However we try, we cannot deny the role of history in defining and shaping our contemporary relationships to meaning-loaded symbols. If you believe it’s possible to prevent the sight of a white person wearing a sacred Native headdress as a fashion accessory from being seen as a callous visual reminder of centuries of genocide and exploitation, then it ought to be just as easy to believe it possible for Americans to "roll back" the swastika to being seen only as a symbol of good luck. The flow of history takes up aesthetic arrangements, elevates them to symbols, and then grinds those symbols through successive, highly disconnected generations of interpretation, like a drunken game of telephone. No culture is spared from the handling by so many hands and the trampling by so many feet.
Our relationship to this process, and to art and culture in general, is at a crucial turning point. Many of us have reached the apex of our alienated sense of irony. We have become disenthralled with our own disenthralling of meaning, finally committing the ultimate post-modern ironic gesture. Many of us have begun to circle back to a new kind of sincerity. We are re-examining our motives when it comes to the treatment of the meaning-loaded symbol. Do we really want it all to melt into air? Is nothing sacred, really?
Read the full article at: realitysandwich.com
.Victoria’s Secret’s Recent Interpretation of Native Headdress
Victoria’s Secret apologizes for Native American headdress in show
Blatant Illuminati Symbolism in the Advertising and Products of Nike
Clothing store stirs anger - "Hitler? Who was that?"
Latest News from our Front Page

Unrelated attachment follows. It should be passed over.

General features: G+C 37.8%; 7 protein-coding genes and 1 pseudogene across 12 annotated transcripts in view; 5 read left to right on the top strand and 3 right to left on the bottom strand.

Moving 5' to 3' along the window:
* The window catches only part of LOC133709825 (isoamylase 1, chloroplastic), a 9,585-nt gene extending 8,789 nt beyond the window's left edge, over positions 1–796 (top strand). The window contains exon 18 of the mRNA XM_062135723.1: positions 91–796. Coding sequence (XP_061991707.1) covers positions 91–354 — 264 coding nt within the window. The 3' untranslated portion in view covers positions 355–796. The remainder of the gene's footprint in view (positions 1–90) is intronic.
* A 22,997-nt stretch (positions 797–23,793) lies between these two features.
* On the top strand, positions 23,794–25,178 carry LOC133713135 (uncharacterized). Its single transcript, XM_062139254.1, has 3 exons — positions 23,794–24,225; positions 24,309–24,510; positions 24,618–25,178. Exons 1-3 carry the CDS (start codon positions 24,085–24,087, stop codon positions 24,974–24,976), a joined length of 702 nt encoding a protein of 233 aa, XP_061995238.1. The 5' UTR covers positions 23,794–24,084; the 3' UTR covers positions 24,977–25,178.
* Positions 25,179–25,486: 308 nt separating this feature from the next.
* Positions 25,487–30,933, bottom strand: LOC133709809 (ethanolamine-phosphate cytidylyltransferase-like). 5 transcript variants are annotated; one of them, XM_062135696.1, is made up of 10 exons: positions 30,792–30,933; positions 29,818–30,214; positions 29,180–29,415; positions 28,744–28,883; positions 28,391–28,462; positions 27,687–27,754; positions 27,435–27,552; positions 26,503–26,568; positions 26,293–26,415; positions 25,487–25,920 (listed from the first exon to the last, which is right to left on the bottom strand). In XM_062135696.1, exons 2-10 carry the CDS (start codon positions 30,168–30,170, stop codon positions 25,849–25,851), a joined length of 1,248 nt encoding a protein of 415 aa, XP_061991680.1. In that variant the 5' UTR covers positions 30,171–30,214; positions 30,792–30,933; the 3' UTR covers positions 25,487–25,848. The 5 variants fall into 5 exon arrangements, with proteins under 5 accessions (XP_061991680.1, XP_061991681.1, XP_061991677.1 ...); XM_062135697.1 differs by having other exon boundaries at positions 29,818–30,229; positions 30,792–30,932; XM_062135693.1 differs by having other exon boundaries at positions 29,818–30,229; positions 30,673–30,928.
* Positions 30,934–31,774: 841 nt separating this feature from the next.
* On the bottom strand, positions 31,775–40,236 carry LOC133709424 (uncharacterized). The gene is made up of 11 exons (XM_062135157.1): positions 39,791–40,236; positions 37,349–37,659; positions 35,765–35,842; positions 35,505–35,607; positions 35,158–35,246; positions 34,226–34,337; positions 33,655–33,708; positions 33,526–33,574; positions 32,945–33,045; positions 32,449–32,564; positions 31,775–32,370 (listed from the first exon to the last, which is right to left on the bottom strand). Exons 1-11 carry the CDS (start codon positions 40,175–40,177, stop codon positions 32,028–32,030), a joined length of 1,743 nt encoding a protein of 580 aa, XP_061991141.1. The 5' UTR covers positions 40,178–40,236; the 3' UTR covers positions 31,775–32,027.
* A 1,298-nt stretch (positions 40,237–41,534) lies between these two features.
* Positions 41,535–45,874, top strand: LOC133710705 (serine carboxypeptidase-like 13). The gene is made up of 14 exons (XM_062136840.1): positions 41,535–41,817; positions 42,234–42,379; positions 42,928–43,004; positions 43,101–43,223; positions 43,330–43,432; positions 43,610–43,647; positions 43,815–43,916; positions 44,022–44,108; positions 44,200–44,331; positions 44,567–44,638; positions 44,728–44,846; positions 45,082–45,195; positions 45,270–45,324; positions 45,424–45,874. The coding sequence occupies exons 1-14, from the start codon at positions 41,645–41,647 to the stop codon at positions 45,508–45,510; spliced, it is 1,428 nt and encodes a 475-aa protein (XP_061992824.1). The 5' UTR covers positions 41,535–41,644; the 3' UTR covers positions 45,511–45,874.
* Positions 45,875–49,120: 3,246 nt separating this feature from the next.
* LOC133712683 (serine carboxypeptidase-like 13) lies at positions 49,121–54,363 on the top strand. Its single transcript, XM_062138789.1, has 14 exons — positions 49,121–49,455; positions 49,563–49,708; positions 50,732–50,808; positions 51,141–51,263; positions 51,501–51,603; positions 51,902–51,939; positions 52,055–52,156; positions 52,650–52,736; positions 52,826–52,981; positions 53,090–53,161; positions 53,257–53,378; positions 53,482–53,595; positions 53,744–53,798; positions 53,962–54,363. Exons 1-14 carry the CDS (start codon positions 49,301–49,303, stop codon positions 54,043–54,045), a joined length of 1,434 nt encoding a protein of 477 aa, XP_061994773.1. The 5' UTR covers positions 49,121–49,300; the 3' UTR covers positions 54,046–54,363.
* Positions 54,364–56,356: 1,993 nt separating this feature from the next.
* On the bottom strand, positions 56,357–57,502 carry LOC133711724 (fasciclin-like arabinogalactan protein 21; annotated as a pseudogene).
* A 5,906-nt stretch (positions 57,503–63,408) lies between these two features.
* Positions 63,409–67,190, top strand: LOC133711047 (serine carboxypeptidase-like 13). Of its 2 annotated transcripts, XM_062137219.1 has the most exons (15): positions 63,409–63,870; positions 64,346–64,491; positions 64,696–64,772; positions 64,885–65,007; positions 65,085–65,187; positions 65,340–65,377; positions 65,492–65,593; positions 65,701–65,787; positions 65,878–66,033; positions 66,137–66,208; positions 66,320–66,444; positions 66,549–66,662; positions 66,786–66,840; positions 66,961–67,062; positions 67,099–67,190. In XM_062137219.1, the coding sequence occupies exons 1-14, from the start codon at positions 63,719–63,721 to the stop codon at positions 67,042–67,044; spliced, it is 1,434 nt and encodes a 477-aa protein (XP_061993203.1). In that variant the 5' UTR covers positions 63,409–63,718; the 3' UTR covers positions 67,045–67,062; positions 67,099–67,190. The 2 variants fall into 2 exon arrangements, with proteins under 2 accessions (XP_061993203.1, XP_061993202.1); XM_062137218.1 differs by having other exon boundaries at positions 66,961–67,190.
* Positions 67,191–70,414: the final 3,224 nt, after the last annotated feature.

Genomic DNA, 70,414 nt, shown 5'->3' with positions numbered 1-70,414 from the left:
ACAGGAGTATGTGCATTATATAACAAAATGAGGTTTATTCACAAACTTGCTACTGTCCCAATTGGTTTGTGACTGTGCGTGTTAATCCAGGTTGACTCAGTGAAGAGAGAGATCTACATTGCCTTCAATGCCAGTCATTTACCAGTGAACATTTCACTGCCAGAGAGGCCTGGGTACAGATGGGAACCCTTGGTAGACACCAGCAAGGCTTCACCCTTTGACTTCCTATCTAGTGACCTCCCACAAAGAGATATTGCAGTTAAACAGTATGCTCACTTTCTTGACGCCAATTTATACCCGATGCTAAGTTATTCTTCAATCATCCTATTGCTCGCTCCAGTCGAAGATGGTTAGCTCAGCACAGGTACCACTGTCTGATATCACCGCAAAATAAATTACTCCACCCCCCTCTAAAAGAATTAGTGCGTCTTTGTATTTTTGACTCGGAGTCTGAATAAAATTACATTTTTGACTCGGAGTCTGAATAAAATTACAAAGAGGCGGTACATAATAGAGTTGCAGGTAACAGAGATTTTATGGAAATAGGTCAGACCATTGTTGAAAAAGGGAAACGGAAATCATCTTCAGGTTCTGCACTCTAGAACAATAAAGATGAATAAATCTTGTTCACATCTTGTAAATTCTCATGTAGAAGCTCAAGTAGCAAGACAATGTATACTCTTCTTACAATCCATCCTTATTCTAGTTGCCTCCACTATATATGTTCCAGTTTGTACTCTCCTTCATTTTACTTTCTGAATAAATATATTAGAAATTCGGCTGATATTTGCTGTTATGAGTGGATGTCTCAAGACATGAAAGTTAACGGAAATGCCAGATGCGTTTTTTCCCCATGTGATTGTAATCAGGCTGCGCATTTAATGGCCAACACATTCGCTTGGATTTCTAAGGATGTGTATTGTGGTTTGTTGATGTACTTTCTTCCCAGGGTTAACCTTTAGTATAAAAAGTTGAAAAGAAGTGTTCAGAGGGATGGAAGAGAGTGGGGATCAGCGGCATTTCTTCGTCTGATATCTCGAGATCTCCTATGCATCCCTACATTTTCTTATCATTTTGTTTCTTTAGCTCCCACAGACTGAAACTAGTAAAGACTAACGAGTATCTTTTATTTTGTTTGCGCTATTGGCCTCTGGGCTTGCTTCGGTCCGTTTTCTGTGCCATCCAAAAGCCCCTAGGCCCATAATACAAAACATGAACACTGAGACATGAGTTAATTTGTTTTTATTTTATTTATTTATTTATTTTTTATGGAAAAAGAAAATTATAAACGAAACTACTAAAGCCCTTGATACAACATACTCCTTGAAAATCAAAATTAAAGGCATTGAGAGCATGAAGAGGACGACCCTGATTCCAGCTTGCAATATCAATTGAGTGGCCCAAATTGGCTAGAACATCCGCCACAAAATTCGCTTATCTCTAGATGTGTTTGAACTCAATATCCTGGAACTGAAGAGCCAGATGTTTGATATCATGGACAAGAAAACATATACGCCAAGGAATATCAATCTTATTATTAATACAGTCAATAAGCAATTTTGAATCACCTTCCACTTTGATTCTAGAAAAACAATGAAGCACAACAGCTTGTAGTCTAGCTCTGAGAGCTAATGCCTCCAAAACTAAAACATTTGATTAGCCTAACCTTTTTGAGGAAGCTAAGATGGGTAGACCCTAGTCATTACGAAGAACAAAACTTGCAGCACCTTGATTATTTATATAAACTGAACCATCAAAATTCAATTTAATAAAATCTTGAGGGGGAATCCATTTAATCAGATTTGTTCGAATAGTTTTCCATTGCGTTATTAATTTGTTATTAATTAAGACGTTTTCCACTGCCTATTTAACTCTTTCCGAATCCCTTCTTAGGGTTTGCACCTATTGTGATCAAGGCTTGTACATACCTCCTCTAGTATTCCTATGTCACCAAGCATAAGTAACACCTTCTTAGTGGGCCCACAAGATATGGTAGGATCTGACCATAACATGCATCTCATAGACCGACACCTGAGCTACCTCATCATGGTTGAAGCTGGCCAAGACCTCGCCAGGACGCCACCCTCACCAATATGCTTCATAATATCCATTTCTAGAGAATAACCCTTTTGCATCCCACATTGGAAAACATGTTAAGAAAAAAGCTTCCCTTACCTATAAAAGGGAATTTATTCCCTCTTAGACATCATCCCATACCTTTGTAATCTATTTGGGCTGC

US Silent on Psychologists Role in CIA’s Tortures: Doctors
Physicians for Human Rights had not received any response from the US Federal Commission to their call to investigate the role of health professionals in CIA’s torture program, Deputy Director of the organization told Sputnik.
December 19 (Sputnik) — US government has not responded to calls to prosecute doctors, who participated in CIA torture program, the Deputy Director of Communications for ...
Ziolebrities: Simon Cowell donates Ł100,000 to Israeli soldiers to please pregnant jewish girlfriend Lauren Silverman
Cowell, 54, is also planning a secret trip to Israel soon as he embraces the Jewish faith of Silverman, 36
Gala: Billionaire Haim Saban with Cowell
Simon Cowell has publicly donated nearly Ł100,000 in support of the Israeli army.
The X Factor boss pledged the cash to the Friends of the Israel Defense Forces at a US fund-raiser in Beverly Hills.
The lavish gala ...
Former Chief Security Officer for NewsCorp: N. Koreans Not Behind Sony Hack, Interview Leak
Hemanshu Nigam, a former federal prosecutor and former chief security officer for NewsCorp/Fox studios, says North Korea isn’t behind the Sony Hack.
Nigam gave several bullet points for why the hack was likely an inside job.
Attack code borrowed from a previous attack on Seoul, that’s why it’s in Korean. Private hackers typically borrow malicious code from other hackers.Nations state attacks follow ...
Sony Fires Back at Obama: Actually We Did Call the White House – Several Times
Sony fired back at Obama after the press conference saying they had several conversations with the Obama White House before and after the movie was canceled.
Via The Hollywood Reporter:
After President Obama criticized Sony for its decision to cancel The Interview's release after theater chains decided not to show the film, the studio has issued a statement elaborating on the move.
The Bankster International
Geopolitical analysis, the art of explaining power relationships through the prism of impersonal geography, can be a helpful tool for observers of the Great Game – but it also has its limitations. A case in point is the renewed US-Russia confrontation. Think tanks and policy insiders easily sell the narrative that from the dark days of the Cold War to ...
|More News » |